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March 5, 2009 4:47 AM   Subscribe

You say Orwell, Tolstoy and Joyce, but actually it's Rowling and Grisham... Anyway if you are a chap, just make sure you put away that Clarkson before your date arrives.
posted by fearfulsymmetry (52 comments total) 2 users marked this as a favorite

 
After trying to read Ulysses many years ago, I question the idea that anyone has read Joyce. Orwell, on the other hand, is very much worth reading.
posted by TedW at 5:11 AM on March 5, 2009


Now that was a bit crap, wasn't it?
posted by octobersurprise at 5:15 AM on March 5, 2009 [3 favorites]


I'll admit it. I didn't even read the FPP.
posted by caution live frogs at 5:40 AM on March 5, 2009 [1 favorite]


Mentions of Voltaire, Zorba and 'Any of the Russians' kind of raised a skeptical eyebrow. (Where were they interviewing, Kent or something?) Then mention of Mein Kampf suddenly leapt out behind the curtains in the middle of the article like a completely random Spanish Inquisition and at that point I basically couldn't go on.
posted by stelas at 6:03 AM on March 5, 2009


Women like a man who reads Thomas Pynchon and David Foster Wallace since carrying their books means they have upper body strength and will excel at manual labor, thus being good providers.
posted by jonmc at 6:11 AM on March 5, 2009 [8 favorites]


Who are these women and why were they taken seriously?

Men who read fiction are sexy.
posted by Grimble at 6:32 AM on March 5, 2009 [4 favorites]


I read Infinite Jest over several weeks' worth of work commutes, often during rush hour and having to stand; I remember my forearms were sore for a week after I finished.
posted by mannequito at 6:43 AM on March 5, 2009


When I worked in a chain bookstore, I once rang up a guy buying Infite Jest, Mason & Dixon and Delillo's Underworld all at once. I asked if he wanted a spotter to help him get to his car.
posted by jonmc at 6:45 AM on March 5, 2009 [3 favorites]


Man, it's so annoying how people will make assumptions about the classics without having read them. And it's a no-win situation. If you mention that you've read War and Peace, people will assume that you're either lying or an insufferable snob. Yet, if they actually took the time to crack it open, they'd see that it's essentially an easy read, only with lots of secondary characters and a few lengthy philosophical passages.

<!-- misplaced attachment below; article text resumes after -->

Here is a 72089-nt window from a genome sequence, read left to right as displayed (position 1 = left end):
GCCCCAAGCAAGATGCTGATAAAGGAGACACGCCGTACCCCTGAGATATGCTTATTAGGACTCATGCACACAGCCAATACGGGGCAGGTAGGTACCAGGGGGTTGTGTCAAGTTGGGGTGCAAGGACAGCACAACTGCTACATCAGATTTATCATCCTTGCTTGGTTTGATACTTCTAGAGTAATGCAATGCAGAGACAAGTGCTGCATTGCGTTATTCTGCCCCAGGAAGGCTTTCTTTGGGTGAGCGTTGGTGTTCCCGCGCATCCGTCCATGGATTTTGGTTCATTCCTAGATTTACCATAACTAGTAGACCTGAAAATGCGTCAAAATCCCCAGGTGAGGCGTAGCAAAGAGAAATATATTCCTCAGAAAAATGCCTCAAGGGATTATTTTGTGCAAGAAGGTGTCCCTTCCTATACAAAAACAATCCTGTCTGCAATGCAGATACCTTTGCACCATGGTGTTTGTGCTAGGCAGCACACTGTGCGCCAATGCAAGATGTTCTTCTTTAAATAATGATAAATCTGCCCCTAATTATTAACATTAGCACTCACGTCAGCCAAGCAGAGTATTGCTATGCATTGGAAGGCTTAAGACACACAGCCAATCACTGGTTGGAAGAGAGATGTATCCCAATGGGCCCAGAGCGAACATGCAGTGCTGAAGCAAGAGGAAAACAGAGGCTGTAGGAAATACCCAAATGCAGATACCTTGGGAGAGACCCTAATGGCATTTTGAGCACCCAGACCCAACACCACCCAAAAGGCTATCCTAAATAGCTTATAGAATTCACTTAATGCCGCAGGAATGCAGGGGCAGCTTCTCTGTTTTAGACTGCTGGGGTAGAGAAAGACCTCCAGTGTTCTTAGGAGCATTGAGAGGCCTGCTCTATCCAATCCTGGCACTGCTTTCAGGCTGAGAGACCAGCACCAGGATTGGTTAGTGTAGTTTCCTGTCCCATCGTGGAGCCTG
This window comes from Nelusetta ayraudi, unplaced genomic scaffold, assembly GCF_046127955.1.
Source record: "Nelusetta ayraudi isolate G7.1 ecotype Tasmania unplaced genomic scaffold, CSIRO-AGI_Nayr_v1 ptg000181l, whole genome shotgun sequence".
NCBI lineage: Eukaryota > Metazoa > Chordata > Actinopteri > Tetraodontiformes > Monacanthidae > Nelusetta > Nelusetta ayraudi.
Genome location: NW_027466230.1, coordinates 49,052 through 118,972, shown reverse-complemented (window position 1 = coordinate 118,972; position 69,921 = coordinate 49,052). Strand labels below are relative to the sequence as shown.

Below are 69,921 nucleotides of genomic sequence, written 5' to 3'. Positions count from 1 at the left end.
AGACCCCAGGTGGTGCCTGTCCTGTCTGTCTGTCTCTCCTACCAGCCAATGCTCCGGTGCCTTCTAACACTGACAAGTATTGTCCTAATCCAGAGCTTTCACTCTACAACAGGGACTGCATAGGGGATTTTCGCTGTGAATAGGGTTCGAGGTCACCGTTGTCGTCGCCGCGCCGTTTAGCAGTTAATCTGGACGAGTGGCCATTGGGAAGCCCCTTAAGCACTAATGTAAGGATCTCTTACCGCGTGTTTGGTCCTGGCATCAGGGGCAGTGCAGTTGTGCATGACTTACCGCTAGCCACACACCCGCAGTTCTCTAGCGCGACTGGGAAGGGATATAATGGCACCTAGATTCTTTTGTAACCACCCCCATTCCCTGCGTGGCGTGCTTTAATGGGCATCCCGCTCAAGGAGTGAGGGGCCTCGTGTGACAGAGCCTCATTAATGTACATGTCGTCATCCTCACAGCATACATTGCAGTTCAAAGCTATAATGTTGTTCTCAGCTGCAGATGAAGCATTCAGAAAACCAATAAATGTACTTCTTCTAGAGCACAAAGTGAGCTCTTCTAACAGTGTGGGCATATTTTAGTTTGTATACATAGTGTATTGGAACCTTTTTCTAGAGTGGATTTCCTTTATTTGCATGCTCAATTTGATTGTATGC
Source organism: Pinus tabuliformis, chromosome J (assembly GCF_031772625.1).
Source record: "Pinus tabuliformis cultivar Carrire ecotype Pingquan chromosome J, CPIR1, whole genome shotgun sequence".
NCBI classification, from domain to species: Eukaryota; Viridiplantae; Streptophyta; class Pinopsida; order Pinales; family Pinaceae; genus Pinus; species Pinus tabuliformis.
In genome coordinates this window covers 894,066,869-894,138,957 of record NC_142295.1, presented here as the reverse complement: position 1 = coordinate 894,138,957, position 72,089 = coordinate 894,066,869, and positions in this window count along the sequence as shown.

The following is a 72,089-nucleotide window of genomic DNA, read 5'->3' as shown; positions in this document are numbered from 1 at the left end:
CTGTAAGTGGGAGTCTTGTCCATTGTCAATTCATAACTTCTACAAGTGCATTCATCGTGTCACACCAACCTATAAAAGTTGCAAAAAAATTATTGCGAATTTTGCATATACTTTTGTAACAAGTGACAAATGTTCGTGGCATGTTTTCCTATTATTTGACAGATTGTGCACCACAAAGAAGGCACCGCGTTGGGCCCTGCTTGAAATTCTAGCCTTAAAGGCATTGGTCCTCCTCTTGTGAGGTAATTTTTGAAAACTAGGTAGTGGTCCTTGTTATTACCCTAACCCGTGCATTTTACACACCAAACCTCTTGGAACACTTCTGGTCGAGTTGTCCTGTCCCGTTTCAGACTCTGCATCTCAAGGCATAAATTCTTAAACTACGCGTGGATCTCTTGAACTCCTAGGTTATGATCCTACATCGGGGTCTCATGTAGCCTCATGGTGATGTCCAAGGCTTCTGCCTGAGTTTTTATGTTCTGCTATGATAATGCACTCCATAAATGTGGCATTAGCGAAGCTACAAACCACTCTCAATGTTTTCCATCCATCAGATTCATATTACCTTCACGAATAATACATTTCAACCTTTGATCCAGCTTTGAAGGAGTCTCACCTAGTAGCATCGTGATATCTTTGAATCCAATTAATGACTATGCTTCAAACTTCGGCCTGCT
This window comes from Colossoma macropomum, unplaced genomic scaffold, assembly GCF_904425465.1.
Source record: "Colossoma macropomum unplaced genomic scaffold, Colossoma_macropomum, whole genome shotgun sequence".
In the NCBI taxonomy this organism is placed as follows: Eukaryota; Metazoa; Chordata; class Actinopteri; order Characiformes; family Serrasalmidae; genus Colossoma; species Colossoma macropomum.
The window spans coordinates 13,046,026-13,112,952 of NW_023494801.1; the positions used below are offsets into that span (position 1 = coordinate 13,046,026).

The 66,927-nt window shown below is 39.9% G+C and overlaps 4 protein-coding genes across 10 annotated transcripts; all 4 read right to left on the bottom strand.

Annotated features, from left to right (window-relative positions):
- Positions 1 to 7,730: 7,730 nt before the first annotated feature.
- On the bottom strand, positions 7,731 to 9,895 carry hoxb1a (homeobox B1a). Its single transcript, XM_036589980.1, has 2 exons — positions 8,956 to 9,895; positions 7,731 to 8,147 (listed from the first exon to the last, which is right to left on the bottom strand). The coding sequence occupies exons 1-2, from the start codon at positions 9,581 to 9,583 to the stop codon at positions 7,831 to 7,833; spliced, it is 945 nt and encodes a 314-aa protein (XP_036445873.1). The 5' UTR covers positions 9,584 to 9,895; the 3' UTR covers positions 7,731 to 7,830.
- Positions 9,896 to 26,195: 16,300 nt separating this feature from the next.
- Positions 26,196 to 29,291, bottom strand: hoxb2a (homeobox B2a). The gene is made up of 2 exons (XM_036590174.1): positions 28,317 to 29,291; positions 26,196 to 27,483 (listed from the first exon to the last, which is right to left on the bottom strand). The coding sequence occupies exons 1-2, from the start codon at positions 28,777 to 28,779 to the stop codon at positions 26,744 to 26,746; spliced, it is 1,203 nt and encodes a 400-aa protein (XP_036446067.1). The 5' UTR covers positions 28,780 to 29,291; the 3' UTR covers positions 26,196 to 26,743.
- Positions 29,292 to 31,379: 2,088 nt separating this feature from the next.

posted by Afroblanco at 6:51 AM on March 5, 2009 [1 favorite]


from the article
The question is, how do you pick the perfect book to confer the desired air of intelligence and approachability, not to mention the combined sex appeal of Brad and Angelina?
Just show up with the Kama Sutra. If your date doesn't run, should be a good night.
posted by mannequito at 7:04 AM on March 5, 2009


I've also found that if you're a scruffy-looking whiteboy publicly reading Catcher In The Rye, people give you lots of space.
posted by jonmc at 7:06 AM on March 5, 2009 [2 favorites]


Here in the US, Eggers and Atwood may get you in the sack, but King and Archer will keep you warm at night.
posted by infinitewindow at 7:20 AM on March 5, 2009


According to a survey for the National Year of Reading, almost one in five people would read a book while waiting for their date to arrive in order to make a good impression.

Would they be wearing a fedora while doing this?

I often read while waiting for my date to arrive though, usually work-related stuff that's lying about in the car. She is impressed by my patience in wading through this bullshit.
posted by ghost of a past number at 7:22 AM on March 5, 2009 [1 favorite]


When did reading fiction become girly? I've seen this several places recently and it confuses the hell out of me.
posted by minifigs at 7:47 AM on March 5, 2009